Research & Articles

Cross sectional survey of 1,635 non-management oil and gas workers in the US revealed new insights and key themes relevant to a truly "just transition" from fossil fuels, including:

The successful Irish anti-fracking struggle offers key insights on community power building for anti-extraction movements all over the world. In 2017, community activists in Ireland mobilized a grassroots movement that forced the state to revoke fracking company Tamboran’s license and ban fracking. The first step towards defeating Tamboran in Ireland was building a movement rooted in the local community. Out of this experience, five key “rooting strategies” for local organizing emerged — showing how the resistance developed a strong social license and built community power. First, build from and on relationships. Second, foster ‘two-way’ community engagement. Third, celebrate community. Fourth, connect to culture. Fifth, build networks of solidarity. Four key political strategies include: find strategic framings; demonstrate resistance; engage politicians before regulators; focus on the parliament.

From divergence to convergence: Examining the energy transition expectations of oil and gas executives and investors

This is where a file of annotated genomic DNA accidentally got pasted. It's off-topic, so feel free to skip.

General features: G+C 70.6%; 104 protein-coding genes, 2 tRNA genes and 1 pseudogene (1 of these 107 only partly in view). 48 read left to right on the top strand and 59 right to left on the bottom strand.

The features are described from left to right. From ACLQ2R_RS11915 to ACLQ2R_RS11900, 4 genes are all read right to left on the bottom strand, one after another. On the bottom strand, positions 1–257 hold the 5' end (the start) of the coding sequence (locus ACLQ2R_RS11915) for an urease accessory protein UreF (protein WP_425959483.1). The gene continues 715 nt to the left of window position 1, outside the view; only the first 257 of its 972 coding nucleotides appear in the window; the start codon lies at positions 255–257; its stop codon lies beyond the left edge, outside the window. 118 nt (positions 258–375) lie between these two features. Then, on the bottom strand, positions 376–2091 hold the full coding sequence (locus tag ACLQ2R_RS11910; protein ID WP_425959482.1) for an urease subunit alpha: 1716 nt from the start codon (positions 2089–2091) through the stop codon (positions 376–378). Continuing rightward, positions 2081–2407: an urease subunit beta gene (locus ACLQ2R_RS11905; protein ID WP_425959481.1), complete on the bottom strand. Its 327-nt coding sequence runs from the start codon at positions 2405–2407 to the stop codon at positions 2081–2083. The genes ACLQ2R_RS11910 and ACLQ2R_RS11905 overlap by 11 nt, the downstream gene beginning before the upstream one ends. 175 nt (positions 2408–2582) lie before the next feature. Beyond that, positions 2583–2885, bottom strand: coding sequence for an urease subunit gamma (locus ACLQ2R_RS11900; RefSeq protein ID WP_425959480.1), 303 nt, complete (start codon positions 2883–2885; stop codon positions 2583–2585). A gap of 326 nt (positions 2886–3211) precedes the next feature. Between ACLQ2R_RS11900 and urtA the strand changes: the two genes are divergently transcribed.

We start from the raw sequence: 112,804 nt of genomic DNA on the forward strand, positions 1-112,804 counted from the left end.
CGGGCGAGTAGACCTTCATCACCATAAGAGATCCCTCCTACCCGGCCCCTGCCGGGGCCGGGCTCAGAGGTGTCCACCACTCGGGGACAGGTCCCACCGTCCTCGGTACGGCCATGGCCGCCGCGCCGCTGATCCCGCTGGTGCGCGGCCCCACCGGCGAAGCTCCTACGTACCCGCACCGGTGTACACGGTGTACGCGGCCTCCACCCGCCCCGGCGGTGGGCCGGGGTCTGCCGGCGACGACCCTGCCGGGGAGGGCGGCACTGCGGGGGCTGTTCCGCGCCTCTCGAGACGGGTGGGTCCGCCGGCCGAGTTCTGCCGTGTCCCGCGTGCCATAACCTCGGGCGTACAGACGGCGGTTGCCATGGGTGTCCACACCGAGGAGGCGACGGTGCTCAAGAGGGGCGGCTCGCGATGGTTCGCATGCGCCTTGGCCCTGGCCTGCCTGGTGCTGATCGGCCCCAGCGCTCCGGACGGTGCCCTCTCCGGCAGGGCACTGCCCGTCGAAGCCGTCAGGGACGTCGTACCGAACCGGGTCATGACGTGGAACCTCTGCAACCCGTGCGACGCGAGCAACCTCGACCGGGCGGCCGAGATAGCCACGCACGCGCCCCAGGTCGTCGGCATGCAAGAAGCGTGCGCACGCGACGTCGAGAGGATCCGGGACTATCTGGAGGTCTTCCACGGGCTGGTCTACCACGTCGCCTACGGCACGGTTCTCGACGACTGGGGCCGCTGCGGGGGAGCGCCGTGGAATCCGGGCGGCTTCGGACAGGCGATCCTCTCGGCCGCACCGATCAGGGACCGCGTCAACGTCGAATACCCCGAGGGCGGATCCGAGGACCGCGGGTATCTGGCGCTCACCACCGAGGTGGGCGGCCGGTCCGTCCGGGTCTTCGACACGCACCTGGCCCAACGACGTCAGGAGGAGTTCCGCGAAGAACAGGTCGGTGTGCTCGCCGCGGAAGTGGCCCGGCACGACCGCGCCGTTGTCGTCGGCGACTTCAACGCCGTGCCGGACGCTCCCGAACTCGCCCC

Amy Chronis, Kate Hardin, John England, Teresa Thomas, and Anshu Mittal. Deloitte
Research & Articles

Amid a growing focus on net-zero, a recent Deloitte survey compares the expectations of oil and gas (O&G) executives and institutional investors around the energy transition. O&G companies cite a 28% average reduction in emissions over the last three years and remain confident about achieving a 50%–60% reduction in emissions by 2030. Additionally, there is a recognition that the O&G industry offers high dividend and buyback yield to investors, leading all industries with a combined yield of 8% in 2022. Although their paths toward net-zero might not be completely aligned, there seems to be a shared consensus between executives and investors on the industry’s potential to achieve its overarching goal.